Published on Feb 25, 2016
We consider a scenario where a sophisticated jammer jams an area in a single-channel wireless sensor network. The jammer controls the probability of jamming and transmission range to cause maximal damage to the network in terms of corrupted communication links. The jammer action ceases when it is detected by a monitoring node in the network, and a notification message is transferred out of the jamming region.
The jammer is detected at a monitor node by employing an optimal detection test based on the percentage of incurred collisions. On the other hand, the network computes channel access probability in an effort to minimize the jamming detection plus notification time. In order for the jammer to optimize its benefit, it needs to know the network channel access probability and number of neighbors of the monitor node.
Accordingly, the network needs to know the jamming probability of the jammer. We study the idealized case of perfect knowledge by both the jammer and the network about the strategy of one another, and the case where the jammer or the network lacks this knowledge.
The latter is captured by formulating and solving optimization problems, the solutions of which constitute best responses of the attacker or the network to the worst-case strategy of each other.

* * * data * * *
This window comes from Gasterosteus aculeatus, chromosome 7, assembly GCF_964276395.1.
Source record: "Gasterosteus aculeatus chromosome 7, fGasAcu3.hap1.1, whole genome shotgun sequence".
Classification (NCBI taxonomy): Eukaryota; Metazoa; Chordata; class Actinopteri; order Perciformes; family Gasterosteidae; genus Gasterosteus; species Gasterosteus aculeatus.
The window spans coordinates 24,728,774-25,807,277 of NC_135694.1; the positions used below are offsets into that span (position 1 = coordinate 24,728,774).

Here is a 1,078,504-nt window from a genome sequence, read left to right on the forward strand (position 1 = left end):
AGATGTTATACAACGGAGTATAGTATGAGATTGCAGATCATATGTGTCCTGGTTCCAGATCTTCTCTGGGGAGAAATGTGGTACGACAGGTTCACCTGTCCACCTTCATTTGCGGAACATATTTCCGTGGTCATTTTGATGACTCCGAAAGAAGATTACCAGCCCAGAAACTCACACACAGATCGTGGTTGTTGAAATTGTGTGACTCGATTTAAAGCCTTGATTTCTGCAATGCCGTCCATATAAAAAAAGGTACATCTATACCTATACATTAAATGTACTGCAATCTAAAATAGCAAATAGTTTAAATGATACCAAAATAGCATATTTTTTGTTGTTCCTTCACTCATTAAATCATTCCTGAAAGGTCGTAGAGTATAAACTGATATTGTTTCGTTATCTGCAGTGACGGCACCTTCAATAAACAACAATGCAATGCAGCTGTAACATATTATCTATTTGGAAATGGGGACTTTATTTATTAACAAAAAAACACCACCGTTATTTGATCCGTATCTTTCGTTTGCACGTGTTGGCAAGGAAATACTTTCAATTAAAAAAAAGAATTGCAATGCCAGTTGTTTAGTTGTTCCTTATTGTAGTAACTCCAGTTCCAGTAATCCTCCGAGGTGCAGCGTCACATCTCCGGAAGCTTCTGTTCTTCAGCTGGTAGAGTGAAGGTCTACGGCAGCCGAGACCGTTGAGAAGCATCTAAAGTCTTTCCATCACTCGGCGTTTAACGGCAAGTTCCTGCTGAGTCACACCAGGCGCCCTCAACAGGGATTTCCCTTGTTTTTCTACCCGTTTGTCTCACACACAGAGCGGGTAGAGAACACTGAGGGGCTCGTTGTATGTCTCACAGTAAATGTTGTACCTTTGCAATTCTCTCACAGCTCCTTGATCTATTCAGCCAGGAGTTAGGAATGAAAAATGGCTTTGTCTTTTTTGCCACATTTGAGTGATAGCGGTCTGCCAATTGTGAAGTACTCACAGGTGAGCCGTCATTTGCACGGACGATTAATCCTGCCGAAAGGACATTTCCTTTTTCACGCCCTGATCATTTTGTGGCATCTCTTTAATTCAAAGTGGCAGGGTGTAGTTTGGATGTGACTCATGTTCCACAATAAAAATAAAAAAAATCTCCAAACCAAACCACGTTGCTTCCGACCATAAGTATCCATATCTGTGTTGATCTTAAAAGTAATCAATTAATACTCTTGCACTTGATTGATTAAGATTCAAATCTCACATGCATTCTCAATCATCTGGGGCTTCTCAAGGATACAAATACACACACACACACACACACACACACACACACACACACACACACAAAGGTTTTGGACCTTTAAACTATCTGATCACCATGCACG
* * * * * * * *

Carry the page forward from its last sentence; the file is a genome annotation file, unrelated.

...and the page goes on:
We also take into account potential energy constraints of the jammer and the network. We extend the problem to the case of multiple observers and adaptable jamming transmission range and propose a intuitive heuristic jamming strategy for that case.
Multi-channel wireless networks utilize several orthogonal frequency bands to eliminate interference between parallel transmissions and hence, improve the network capacity. Due to their increased performance compared to single-channel networks, they are being integrated into various network architectures, such as mobile ad hoc, vehicular, sensor, wireless local area, mesh, and cognitive radio networks. The increased capacity of multi-channel networks can be translated into actual throughput only if critical network functions such as channel allocation and routing are efficiently coordinated.
These functions are collaboratively coordinated by exchanging messages on a broadcast channel known as the control channel. From a security point of view, convergence on a pre-assigned control channel constitutes a single point of failure. An adversary can severely degrade the network performance by launching a Denial of Service (DoS) attack on the control channel, thus negating any gain due to the availability of multiple data channels. A sophisticated adversary can intelligently utilize jamming to attack higher-layer functionalities and deny network availability at a very small energy cost.
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